I was just about to buy an electric scooter last year when the WA government changed the regs to make the use of any powered vehicle (other than road registered vehicles)illegal except on private property. The only exception is a bicycle with peddles which can have a electric or petrol motor

For me an electric scooter was perfect espacially the new Go 2000X which weighs a measly 8.8 kilos. Fold it up, throw it in the boot and down to the bike paths at the beach, river, city wherever. Do the cafe strip and leave it outside on the bike rack. I'm going to Italy this year and could have taken it with me to get around Venice

I've asked the Transport Commission if I could get an exception and got the proverbial "in your dreams". I understand one of the principal reasons for banning the scooters is to get rid of the mini super bikes that all the kids have been using on the footpaths and suburban roads. Strikes me as a bit of an overkill! and anyway why not allow exceptions for the disabled or those unable to drive cars

I'm so incensed about the bureaucratic nonsense of it all that I'm going to defy the regs and see what happens - I'll mount a press campaign when they fine me

Anybody know how I can get one of the 2000Xs into Australia - without having to fly to the US???
26/03/2007 8:25am
Getting a 2000X - have you tried asking the US-based sellers ship it over to you?

What studies have been used to support the 200W limit?
Brian Strempel
26/03/2007 10:59am
Unfortunately the US manufacturers don't ship outside mainland USA which is not unusual for a lot of American firms

Even if they did Australian Customs (which enforce the product specs for imports) may refuse access to the shipped item

The US firm has told me they have a French agent so I may be able to pickup a scooter in France or have them ship me one to Italy when I get there

Then the fun will be getting it home!

I don't know about the studies supporting the 200kw limit but I would guess the bureaucrats were aiming at simply speed capacity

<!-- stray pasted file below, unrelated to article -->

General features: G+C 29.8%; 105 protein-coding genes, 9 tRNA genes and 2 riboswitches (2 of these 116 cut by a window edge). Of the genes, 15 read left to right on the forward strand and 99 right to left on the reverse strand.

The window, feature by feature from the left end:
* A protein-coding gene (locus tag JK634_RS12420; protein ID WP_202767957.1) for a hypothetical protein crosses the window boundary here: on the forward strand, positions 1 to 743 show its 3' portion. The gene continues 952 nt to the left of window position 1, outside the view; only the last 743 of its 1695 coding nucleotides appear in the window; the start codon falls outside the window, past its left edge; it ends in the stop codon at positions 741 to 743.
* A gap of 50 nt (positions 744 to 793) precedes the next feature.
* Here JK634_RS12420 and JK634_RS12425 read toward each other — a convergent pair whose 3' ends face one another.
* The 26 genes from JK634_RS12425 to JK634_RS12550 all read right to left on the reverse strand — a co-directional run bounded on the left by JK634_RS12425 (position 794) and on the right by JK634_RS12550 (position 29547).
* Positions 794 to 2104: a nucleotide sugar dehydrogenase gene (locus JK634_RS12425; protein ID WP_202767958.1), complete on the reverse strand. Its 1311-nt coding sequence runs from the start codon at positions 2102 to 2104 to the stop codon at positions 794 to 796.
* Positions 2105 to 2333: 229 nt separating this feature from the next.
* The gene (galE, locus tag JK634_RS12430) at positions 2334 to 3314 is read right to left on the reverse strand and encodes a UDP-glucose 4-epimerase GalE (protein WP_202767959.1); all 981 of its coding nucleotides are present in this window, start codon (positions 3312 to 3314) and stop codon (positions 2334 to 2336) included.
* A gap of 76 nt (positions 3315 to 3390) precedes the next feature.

I have written to the WA Minister responsible for these vehicle regs and the Minister for Disability Services. The latter has responded positively but that's from a narrow view and doesn't cover the wider issues of environment (especially air pollution), traffic congestion and inner suburb commuting

But then who says politicians are ever at the cutting edge .....

27/02/2009 8:42pm
Yeah I never understood what the big deal was. Been selling these for many years on our site, and actually heard of many people getting fined on bikeways, hmmm...
04/03/2009 8:04am
I totally agree with idea of using small electric vehicles (not petrol powered variants as they are noisy and polluting) such as e-foot scooters, e-skateboards, etc as a means of inexpensive and clean transportation.

It frustrates me how the government doesn't pay much attention to positive environmental and individual financial factors related to these e-transportation options, or, even worse, if the government really is deliberately banning the use of these transportation options as a means to gain taxation from petrol/oil. Extremely infuriating.

I would gladly participate, along with family and friends, should anyone decide to form a petition against the ban.

Pop me an email when that petition happens.
Email (optional): (Will be HTML encoded to evade harvesting)
Remember username and/or email in a cookie.
Notify me of new posts in this thread via email.